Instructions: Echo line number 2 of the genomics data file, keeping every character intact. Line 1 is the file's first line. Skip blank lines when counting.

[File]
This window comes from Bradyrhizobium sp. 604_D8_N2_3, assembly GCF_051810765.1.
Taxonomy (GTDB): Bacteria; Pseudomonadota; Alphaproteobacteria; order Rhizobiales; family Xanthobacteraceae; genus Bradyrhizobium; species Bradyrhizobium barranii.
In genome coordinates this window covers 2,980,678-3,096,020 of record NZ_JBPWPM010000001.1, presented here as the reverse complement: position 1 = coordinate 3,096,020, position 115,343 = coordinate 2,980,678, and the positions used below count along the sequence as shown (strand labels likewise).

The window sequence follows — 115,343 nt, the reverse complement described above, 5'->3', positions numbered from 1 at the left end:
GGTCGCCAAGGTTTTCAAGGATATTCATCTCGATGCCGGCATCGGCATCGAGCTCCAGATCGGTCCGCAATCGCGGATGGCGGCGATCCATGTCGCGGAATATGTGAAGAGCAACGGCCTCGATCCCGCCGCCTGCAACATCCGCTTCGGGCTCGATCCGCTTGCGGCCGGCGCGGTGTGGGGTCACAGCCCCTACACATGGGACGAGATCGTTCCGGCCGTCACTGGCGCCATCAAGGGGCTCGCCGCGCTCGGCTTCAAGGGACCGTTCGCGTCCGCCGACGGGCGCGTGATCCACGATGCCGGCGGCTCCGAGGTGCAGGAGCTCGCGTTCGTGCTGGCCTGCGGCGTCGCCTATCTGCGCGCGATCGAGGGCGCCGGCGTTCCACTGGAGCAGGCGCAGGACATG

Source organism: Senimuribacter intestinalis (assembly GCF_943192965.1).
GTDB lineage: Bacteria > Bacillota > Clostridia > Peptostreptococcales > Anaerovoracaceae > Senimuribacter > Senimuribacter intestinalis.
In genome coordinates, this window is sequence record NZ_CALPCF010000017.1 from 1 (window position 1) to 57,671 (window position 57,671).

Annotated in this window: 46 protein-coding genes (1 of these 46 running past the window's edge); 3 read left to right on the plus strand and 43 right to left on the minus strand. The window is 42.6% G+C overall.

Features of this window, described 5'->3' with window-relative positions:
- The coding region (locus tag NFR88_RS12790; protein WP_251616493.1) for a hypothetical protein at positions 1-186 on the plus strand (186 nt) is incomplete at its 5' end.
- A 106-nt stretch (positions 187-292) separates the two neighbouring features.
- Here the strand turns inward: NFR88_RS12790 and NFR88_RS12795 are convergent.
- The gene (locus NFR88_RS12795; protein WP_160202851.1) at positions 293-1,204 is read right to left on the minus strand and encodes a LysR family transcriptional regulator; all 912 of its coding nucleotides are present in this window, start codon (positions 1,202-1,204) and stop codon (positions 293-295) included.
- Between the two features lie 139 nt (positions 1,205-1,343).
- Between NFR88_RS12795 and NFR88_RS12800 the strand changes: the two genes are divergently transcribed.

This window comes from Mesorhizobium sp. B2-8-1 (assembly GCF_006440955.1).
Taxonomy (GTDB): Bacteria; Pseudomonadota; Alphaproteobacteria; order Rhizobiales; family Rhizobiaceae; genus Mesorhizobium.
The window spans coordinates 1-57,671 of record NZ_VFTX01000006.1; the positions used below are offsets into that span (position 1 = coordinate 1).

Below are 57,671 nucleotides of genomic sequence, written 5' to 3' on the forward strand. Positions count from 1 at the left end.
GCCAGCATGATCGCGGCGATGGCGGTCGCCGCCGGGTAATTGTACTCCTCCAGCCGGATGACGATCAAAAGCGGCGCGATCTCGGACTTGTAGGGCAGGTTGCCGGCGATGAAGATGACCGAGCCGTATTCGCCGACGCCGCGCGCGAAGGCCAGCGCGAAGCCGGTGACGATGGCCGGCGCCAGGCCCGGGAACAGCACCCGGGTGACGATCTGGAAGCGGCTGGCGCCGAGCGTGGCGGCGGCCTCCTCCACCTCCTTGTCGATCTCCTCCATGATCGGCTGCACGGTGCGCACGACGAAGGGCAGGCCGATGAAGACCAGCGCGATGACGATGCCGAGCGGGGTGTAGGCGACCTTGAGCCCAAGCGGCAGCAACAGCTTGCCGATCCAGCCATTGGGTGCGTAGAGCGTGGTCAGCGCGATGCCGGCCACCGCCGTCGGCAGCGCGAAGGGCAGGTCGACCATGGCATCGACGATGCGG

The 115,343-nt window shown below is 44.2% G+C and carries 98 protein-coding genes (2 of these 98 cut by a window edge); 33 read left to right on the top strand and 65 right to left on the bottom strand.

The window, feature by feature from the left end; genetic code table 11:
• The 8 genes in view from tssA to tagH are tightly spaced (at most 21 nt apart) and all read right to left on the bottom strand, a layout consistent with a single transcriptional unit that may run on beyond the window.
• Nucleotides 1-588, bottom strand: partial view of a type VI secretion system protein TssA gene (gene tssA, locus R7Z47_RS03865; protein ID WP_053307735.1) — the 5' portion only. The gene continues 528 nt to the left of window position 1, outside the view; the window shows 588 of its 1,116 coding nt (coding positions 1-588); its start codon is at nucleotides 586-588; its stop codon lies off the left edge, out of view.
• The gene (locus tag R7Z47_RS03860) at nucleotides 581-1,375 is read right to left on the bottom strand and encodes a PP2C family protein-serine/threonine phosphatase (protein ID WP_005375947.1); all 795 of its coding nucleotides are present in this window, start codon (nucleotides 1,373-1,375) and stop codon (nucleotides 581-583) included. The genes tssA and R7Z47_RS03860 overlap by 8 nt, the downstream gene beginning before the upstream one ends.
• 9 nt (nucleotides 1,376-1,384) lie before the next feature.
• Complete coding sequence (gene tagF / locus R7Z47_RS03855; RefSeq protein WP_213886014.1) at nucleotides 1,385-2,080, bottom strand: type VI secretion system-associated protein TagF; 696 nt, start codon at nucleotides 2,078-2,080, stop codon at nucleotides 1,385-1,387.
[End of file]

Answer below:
Taxonomy (GTDB): Bacteria; Pseudomonadota; Alphaproteobacteria; order Rhizobiales; family Xanthobacteraceae; genus Bradyrhizobium; species Bradyrhizobium barranii.